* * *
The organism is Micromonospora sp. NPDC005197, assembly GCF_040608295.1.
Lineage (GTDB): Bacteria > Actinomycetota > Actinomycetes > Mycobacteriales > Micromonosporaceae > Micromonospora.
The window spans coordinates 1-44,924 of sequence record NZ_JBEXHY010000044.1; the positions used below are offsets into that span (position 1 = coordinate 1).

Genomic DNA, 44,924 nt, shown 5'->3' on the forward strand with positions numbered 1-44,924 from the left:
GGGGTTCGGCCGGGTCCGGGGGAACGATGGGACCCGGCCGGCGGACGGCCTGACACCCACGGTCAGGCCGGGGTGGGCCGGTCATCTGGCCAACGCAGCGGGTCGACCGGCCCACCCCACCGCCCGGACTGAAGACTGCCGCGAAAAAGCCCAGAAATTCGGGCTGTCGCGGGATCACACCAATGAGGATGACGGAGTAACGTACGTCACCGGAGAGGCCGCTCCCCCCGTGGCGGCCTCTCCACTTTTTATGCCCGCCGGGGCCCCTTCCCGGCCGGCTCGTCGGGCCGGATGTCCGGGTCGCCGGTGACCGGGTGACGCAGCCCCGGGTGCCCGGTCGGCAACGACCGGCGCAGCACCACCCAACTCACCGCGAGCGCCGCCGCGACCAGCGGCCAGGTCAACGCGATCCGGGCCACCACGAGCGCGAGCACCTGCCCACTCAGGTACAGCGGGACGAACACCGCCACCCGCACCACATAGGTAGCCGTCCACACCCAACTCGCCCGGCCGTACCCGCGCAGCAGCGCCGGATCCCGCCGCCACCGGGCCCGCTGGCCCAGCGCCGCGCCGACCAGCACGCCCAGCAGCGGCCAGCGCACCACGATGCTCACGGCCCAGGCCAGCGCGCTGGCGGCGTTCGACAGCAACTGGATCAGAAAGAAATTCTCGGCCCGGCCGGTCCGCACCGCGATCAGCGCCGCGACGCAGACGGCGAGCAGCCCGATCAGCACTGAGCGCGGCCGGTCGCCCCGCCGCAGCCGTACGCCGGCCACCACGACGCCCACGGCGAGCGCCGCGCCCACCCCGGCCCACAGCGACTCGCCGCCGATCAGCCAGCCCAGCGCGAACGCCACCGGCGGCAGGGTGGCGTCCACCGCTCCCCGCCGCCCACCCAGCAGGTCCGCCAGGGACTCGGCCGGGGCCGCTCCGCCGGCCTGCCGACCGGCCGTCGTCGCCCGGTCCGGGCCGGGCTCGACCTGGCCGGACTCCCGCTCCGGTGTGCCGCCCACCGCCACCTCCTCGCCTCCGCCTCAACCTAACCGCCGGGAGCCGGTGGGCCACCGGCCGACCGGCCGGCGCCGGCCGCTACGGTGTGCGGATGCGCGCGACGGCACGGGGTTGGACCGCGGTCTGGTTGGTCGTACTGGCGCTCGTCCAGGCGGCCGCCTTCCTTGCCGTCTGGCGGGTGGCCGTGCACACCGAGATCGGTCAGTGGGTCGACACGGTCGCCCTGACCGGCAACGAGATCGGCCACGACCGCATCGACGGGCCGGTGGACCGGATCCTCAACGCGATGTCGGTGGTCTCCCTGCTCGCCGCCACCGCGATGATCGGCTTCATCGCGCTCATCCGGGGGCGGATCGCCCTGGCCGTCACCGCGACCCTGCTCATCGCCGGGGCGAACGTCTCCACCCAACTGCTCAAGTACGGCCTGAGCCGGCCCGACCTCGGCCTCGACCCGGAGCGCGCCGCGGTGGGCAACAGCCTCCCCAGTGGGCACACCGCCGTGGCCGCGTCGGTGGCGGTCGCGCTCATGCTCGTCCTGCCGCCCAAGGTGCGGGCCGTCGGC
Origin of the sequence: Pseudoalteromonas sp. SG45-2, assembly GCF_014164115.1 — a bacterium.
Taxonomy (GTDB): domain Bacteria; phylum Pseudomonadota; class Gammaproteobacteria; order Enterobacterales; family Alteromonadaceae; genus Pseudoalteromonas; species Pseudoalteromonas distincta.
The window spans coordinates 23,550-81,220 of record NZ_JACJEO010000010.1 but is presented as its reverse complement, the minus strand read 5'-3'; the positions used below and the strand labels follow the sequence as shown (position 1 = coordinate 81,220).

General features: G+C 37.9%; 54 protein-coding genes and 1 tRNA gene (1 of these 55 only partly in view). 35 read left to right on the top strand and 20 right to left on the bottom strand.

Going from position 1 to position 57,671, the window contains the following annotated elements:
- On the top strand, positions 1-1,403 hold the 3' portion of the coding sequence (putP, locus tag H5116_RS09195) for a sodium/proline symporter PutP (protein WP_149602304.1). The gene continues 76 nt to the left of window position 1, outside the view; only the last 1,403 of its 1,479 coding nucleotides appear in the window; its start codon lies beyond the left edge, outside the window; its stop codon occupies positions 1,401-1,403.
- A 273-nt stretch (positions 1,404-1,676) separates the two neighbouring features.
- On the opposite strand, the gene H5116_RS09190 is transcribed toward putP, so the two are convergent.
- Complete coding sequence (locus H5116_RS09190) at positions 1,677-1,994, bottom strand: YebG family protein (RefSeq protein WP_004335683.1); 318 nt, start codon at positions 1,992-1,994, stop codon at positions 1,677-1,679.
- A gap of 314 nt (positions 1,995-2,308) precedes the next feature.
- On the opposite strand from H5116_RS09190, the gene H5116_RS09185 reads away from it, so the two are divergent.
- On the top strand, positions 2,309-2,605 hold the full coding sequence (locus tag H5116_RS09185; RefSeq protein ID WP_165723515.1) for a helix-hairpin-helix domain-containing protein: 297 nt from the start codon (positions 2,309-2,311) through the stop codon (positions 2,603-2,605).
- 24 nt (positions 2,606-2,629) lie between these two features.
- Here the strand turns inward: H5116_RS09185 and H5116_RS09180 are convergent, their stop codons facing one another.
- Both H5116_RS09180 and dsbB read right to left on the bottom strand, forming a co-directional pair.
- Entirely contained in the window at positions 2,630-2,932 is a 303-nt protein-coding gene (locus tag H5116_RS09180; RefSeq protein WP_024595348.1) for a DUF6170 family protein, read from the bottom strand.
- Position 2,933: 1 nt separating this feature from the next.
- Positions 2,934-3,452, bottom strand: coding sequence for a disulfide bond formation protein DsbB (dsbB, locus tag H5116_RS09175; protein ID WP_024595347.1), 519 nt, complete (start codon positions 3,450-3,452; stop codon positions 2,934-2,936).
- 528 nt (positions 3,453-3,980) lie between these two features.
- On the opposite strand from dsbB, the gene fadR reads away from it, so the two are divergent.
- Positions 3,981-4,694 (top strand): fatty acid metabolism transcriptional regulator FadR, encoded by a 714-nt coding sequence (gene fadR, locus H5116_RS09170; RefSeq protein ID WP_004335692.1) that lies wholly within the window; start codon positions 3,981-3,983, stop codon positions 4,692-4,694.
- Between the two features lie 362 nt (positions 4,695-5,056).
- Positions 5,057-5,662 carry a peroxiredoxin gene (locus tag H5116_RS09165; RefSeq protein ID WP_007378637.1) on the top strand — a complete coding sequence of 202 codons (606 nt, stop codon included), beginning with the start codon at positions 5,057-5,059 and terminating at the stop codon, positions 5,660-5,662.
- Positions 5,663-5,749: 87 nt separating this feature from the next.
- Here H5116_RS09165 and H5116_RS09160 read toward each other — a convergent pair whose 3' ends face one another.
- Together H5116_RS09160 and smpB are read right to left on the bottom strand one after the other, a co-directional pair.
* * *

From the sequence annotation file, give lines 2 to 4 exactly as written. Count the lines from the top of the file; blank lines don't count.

Lineage (GTDB): Bacteria > Actinomycetota > Actinomycetes > Mycobacteriales > Micromonosporaceae > Micromonospora.
The window spans coordinates 1-44,924 of sequence record NZ_JBEXHY010000044.1; the positions used below are offsets into that span (position 1 = coordinate 1).

Genomic DNA, 44,924 nt, shown 5'->3' on the forward strand with positions numbered 1-44,924 from the left: